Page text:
In this study, we aimed to identify common genes correlated with the overall survival of gliomas following the association of their expression profiles and patients’ survival time. Candidate genes were extracted from GBM and LGG study cohorts after analysis of NGS datasets from TCGA and validation by microarray datasets from Gene Expression Omnibus (GEO). Of these survival-related genes, the critical ones, which were potential biomarkers, were further analyzed and filtered, and then used to construct the survival-relevant risk models for clinical application against gliomas.
Patients and gene expression datasets
Statistics of datasets from TCGA and GEO databases
GBM with surv. Info.
LGG with surv. Info.
Clinical and histological characteristics of patients with glioma
After exclusion of genes that were not expressed in all patients, 19,924 genes were eligible for further analysis of the LGG and GBM cohorts from TCGA projects. Gene expression analysis of microarrays belonging to the GBM and LGG populations from the GEO database were first normalized using the R function normalize.quantiles .
Analysis workflow of this study
Identification of significant survival-related genes
The Cox proportional hazards regression model (“Cox model” hereafter; survival analysis) was used to identify possible factors that might be associated with patients’ OS duration. In this study, univariate Cox regression analysis  was performed to assess the expression profiles of genes that might be significantly correlated with the survival time of patients with GBM or LGG. Subsequently, these putative survival-related genes were ranked and filtered by applying stringent criteria (hazard ratio [HR] > 1; Wald test, p < 0.01). Each extracted gene was consequently analyzed to evaluate the correlation of its expression level with various survival durations in patients. Here, the median OS (in days) of GBM and LGG groups would be set as an important time point for both groups, respectively, to separate patients into shorter or longer survival durations, to recognize that the expression levels of genes differed significantly between the survival durations (number of days to death less or more than the median OS). The Student’s t-test (p < 0.05) was conducted to select statistically significant candidate genes.
Building survival predictive models for patients with GBM and LGG
The predictive model for survival analysis in this study was built using randomForestSRC [33–35], a nonparametric machine learning method. Moreover, because it can combine the results of many survival trees, this model is arguably more objective than other methods. Accordingly, the expression profiles of candidate genes related to survival durations were used to construct survival predictors for GBM and LGG. To assess the performance of the predictors, 1000 repetitions of five-fold cross-validation were performed, 80% of the samples were employed as the training dataset to train the model, and the remaining 20% served as the validation dataset. Receiver operating characteristic curves (ROC) obtained from the 1000 iterations were evaluated using a boxplot with their area under curve (AUC) values. The performance could be used to realize the importance of these candidate genes to GBM and LGG.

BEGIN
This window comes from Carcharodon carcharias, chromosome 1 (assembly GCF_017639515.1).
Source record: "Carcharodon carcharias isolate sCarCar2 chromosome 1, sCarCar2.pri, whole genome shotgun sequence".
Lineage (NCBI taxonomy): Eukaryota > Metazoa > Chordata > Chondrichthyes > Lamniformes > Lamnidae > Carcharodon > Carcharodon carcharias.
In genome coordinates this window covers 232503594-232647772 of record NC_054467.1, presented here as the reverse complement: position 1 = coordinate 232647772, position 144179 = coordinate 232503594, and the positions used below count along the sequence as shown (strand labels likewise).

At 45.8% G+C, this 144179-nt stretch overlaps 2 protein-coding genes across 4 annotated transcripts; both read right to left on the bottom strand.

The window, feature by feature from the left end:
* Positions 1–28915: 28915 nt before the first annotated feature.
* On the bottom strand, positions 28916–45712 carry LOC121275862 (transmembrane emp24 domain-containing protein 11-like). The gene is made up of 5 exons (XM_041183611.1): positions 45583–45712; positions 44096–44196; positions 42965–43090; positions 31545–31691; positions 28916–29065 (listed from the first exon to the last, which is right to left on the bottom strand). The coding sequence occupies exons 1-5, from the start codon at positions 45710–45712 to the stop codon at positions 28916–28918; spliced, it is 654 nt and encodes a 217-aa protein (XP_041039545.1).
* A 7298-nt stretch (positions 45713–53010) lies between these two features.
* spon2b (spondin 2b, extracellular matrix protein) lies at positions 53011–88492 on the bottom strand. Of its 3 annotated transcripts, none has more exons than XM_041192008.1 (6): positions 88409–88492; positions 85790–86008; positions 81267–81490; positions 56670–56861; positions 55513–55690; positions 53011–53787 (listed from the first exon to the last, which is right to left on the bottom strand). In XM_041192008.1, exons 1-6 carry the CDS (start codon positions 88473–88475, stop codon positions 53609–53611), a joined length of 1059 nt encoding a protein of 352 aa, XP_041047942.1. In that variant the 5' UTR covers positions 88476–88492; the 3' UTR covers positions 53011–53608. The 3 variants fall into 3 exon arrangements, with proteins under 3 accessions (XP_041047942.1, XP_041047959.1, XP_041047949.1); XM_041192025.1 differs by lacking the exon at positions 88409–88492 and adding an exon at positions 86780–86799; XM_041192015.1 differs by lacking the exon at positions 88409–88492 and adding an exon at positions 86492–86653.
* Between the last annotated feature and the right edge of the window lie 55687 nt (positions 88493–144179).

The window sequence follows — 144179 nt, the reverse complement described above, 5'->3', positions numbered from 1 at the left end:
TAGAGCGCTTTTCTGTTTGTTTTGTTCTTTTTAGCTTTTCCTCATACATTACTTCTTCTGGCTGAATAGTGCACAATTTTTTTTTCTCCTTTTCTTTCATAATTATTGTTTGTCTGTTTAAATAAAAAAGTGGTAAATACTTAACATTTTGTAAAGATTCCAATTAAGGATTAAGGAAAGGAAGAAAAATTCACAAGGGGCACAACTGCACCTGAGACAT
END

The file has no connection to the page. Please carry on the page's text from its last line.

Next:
Gene set enrichment analysis
Ingenuity pathway analysis (IPA) software (Qiagen), GeneAnalytics , and DAVID [37, 38] were used to analyze the biological roles and molecular functions of candidate genes identified from patients with glioma. Survival-related genes common to both LGG and GBM could be useful in realizing shared functions; the pathways in both study cohorts were related to patient survival.
In this study, multiple gene set enrichment analysis tools were applied to increase the consistency and accuracy of the results. The functions and pathways that the gene set was involved were identified using at least two kinds of tools.
Gene expression level analysis between GBM and LGG
The survival-related genes with varying expression levels in case of relative high-risk (GBM) and relative low-risk (LGG) of gliomas would be further analyzed and could be used as putative biomarkers. A previous study demonstrated that the following five endogenous control genes were not differentially expressed between the glioma and normal brain: TBP, IPO8, GAPDH, RPL13A, and SDHA . Therefore, the log2-fold changes in the expression of these survival-related genes relative to those of the control genes were calculated; there were p × q unique features (the signatures of genes were higher or lower than those of the control genes) for each patient, when p survival-related genes and q control genes were present. For each feature, the percentages of patients with high and low expression were calculated and screened. If a gene expression was both high (or low) in over 50% of patients with GBM and low (or high) in over 50% of those with LGG, compared with the expression of the control genes, the log2-fold change value was used as a feature in this study. Subsequently, features with different expression levels between GBM and LGG were retained as the candidates of risk descriptors. For instance, the survival-related gene TIMP1- which had high expression in 98% of patients with GBM but low expression in 60% of patients with LGG compared with the reference gene TBP - was retained. In addition to RNA-Seq datasets (TCGA), three distinct microarray datasets (GEO) were utilized to validate the consistency of various gene signatures in both classes of patients, in order to increase the data strength.